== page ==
New Turf Website

BeaverTurf.com - the new turfgrass website from Oregon State University - is nearing completion.  We hope you like the new site and the information and resources that it provides. 

Please let us know about any bugs, errors, or other problems that you might encounter, as well as any other feedback you may have.  Thanks and happy surfing!

Rob Golembiewski interviewed about winter damage

OSU Turf Specialist Rob Golembiewski was interviewed by Channel 8 out of Portland, OR yesterday.  Click the following link to see the clip.


http://www.kgw.com/news/local/Golf-courses-hit-hard-by-winter-82132132.html

Turf Adaptation & Ecology Part 2: Turf communities in Western Oregon

Turf Adaptation & Ecology Part 2: Turf communities in Western Oregon

Turf adaptation implies that commonly planted grasses have specific climatic conditions in which they thrive. Therefore, if we know the climate we should be able to predict what grasses will have a reasonable chance to prosper. The converse is also true. If we plant grasses in climates where they are not adapted, we can expect to have problems growing a healthy lawn. One way to depict turf adaptation is through maps.

Putting green Anthracnose trials: 2007

Putting green Anthracnose trials: 2007

Evaluation of different products in the management of Anthracnose.  The trial site was the Emerald Valley Golf Club, Cresswell, OR.  The site has a history of severe Anthracnose.  Many thanks to Scott Larsen for letting us use his practice green.

Building Prothro Football Practice Fields

Building Prothro Football Practice Fields

Construction of the Prothro Football Practice Fields at Oregon State University.  Design features:  Excavate existing field, Grade subgrade to 1.5% slope, Head-head multizoned irrigation, Hunter heads, Drains 15 ft on center, 8” mains, 4” laterals, Trenches lined with geotextile fabric, 90-10 sand/organic topmix approx. 12” depth, Sand grown perennial ryegrass sod, Fixed goals at south end of field.

*The following is a slideshare presentation.  Click the left or right arrows to navigate through the presentation, or click "full" to view the presentation in full-screen.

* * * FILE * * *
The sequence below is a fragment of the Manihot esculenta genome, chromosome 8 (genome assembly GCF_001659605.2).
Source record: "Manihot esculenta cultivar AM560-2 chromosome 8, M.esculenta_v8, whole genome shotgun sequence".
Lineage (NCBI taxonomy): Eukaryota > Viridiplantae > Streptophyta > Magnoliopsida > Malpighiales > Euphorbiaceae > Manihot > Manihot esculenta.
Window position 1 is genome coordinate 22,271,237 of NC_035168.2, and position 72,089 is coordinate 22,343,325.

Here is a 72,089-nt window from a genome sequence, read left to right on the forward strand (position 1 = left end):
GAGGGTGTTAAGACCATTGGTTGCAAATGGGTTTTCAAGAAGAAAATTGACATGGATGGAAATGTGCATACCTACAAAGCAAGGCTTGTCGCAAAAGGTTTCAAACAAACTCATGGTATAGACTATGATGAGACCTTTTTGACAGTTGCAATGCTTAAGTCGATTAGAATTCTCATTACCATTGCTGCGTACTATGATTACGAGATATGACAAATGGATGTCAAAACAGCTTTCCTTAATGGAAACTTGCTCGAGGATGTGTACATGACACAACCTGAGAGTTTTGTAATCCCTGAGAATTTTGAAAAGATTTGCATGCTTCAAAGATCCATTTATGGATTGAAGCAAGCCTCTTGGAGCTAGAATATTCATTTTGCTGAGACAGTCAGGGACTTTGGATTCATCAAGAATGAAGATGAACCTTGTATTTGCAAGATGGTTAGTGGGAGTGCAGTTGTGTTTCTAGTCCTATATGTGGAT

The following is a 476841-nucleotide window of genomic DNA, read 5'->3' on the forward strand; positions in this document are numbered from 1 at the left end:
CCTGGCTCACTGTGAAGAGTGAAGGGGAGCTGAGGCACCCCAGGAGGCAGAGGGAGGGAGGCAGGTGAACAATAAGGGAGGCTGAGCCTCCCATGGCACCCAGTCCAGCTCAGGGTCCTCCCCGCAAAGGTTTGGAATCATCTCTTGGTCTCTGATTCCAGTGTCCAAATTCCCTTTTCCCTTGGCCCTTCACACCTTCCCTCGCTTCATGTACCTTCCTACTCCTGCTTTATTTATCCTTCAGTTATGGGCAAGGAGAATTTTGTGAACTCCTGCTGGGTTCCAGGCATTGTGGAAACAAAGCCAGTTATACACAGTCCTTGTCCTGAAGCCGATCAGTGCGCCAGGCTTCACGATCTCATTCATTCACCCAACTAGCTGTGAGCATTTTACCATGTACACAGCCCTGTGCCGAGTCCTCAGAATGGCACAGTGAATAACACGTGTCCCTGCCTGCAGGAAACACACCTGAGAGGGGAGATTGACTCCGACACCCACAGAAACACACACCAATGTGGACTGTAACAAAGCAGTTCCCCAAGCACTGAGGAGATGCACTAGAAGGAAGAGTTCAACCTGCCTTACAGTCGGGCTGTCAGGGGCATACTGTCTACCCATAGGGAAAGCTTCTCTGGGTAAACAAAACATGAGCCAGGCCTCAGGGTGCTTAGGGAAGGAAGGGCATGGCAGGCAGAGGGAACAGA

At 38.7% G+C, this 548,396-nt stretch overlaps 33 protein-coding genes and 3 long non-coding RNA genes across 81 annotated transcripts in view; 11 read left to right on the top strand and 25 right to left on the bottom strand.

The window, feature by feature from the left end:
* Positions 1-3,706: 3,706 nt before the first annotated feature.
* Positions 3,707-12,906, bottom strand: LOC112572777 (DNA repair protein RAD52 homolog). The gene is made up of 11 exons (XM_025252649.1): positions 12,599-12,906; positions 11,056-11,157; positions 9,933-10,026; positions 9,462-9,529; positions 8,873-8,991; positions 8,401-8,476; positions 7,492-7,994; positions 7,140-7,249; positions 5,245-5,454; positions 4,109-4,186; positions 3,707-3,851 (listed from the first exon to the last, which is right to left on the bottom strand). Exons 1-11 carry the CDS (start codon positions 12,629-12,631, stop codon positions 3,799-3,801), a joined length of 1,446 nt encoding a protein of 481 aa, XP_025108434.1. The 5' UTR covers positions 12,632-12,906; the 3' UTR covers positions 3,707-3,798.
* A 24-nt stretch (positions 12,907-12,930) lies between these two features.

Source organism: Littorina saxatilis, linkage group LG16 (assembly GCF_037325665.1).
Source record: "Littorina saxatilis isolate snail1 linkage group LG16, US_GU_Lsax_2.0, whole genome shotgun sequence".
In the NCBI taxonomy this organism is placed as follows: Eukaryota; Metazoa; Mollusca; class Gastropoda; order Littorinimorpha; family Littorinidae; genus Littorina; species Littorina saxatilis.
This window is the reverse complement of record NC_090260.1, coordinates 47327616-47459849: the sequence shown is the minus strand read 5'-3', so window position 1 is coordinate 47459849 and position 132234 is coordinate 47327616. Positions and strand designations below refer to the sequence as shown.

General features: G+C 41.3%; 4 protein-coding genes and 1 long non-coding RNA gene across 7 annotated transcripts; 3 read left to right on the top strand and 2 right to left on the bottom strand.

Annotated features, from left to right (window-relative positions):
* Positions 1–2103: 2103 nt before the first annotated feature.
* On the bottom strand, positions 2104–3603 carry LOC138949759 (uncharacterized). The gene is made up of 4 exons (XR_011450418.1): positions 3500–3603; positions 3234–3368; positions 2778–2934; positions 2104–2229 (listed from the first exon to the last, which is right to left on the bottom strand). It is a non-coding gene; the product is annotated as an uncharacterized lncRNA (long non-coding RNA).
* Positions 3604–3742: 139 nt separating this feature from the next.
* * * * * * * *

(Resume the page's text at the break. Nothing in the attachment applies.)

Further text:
Fertility Management for Annual Bluegrass

Fertility Management for Annual Bluegrass

Putting greens in Oregon range from 80% to almost 100 % annual bluegrass.  The reality of golf course maintenance in the Pacfic North West is that annual bluegrass will eventually dominate turf on tees, greens, and fairways.

*The following is a slideshare presentation.  Click the left or right arrows to navigate through the presentation, or click "full" to view the presentation in full-screen.

Turf Culture in Shade

Turf Culture in Shade

 This series of slides shows the types of problems associated with shaded lawns and offers general advice on growing the best lawn possible in shade.

*The following is a slideshare presentation.  Click the left or right arrows to navigate through the presentation, or click "full" to view the presentation in full-screen.

Thatch Management

Thatch Management

Thatch is a layer of organic material between the green grass and the soil. Thatch is composed of living and dead stems and roots. Leaves make up only a very small percentage of thatch. Sometimes leaves will form a layer of pseudo thatch at the juncture of the thatch and the green grass. It disappears quickly.

*The following is a slideshare presentation.  Click the left or right arrows to navigate through the presentation, or click "full" to view the presentation in full-screen.

Vegetative Identification of Common Turfgrasses in the Pacific Northwest

Vegetative Identification of Common Turfgrasses in the Pacific Northwest

Identifying lawn grasses requires a basic knowledge of plant structure and the ability to distinguish between those structures to categorize specific grasses. To get really good at identifying turfgrasses you have to learn the characteristics of the common grasses.

*The following is a slideshare presentation.  Click the left or right arrows to navigate through the presentation, or click "full" to view the presentation in full-screen.

European Crane Fly

European Crane Fly

This is an unusual insect in that it causes most of its damage in late winter and early spring as larvae feeding on all parts of the plant. While we think of it as a turfgrass pest it is also active on many ornamental perennials. The historical pattern for this insect is to move quietly into an area where it may develop to very high populations within a year or two.

*The following is a slideshare presentation.  Click the left or right arrows to navigate through the presentation, or click "full" to view the presentation in full-screen.

Pages